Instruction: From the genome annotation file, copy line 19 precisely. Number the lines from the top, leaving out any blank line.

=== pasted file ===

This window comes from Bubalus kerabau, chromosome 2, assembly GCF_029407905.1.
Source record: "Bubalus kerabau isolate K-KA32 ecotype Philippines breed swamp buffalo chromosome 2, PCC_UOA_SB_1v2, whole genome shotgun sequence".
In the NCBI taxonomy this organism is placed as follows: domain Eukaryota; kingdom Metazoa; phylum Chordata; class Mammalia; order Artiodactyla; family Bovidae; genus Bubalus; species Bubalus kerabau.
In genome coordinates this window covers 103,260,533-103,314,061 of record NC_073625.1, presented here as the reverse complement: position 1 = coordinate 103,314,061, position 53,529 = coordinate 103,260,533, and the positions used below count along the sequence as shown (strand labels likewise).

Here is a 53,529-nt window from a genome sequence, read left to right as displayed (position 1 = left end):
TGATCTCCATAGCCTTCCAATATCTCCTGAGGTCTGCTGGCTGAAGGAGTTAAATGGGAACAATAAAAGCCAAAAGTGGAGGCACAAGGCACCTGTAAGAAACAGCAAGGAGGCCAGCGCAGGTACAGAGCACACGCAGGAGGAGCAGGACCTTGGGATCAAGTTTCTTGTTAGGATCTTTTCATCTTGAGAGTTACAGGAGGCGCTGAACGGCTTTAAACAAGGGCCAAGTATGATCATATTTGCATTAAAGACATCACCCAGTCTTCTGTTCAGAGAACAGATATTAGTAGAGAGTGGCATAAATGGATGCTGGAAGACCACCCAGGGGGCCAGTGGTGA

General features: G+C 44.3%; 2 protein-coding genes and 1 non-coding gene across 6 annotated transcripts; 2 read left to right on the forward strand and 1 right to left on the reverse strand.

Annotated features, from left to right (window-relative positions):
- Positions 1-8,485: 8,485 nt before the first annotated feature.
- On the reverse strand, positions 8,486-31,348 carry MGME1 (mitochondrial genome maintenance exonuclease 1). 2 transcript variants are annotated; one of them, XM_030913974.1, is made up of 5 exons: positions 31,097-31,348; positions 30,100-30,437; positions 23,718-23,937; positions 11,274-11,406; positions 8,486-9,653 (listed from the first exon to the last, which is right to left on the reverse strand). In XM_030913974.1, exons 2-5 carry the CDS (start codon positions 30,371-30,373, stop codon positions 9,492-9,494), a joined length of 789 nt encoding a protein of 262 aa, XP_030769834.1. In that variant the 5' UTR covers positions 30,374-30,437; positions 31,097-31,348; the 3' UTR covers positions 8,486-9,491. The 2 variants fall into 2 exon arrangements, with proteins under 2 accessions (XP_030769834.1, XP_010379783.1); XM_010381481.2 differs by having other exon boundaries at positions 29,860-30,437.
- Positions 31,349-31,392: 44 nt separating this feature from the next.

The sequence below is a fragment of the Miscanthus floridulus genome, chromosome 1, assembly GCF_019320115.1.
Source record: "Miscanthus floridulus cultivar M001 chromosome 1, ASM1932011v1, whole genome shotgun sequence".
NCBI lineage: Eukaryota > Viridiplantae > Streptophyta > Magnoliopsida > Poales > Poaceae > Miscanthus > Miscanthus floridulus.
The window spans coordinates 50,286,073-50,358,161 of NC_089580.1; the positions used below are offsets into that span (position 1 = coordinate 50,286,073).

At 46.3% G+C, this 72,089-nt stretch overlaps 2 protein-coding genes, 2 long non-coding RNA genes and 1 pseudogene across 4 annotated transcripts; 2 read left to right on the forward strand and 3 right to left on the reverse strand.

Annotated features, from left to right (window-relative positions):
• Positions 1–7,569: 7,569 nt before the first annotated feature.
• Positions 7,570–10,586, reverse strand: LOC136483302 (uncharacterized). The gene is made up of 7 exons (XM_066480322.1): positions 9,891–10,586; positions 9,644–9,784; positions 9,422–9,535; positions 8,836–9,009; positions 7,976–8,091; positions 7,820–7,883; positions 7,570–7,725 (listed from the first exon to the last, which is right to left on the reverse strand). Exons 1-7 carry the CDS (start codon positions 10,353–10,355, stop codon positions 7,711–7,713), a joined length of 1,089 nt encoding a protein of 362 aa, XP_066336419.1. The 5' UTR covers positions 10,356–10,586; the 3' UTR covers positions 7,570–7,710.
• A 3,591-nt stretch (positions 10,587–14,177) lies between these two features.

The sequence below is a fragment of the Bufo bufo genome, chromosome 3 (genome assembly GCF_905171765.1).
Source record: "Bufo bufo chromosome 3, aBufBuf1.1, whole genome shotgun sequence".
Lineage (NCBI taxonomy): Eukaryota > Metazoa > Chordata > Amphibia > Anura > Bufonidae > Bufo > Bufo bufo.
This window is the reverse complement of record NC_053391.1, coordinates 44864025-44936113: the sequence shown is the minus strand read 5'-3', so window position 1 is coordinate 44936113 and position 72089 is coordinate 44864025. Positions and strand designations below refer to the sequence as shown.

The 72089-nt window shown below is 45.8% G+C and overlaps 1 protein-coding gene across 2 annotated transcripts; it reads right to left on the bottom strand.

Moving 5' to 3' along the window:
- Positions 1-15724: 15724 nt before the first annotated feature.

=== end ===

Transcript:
• Positions 7,570–10,586, reverse strand: LOC136483302 (uncharacterized). The gene is made up of 7 exons (XM_066480322.1): positions 9,891–10,586; positions 9,644–9,784; positions 9,422–9,535; positions 8,836–9,009; positions 7,976–8,091; positions 7,820–7,883; positions 7,570–7,725 (listed from the first exon to the last, which is right to left on the reverse strand). Exons 1-7 carry the CDS (start codon positions 10,353–10,355, stop codon positions 7,711–7,713), a joined length of 1,089 nt encoding a protein of 362 aa, XP_066336419.1. The 5' UTR covers positions 10,356–10,586; the 3' UTR covers positions 7,570–7,710.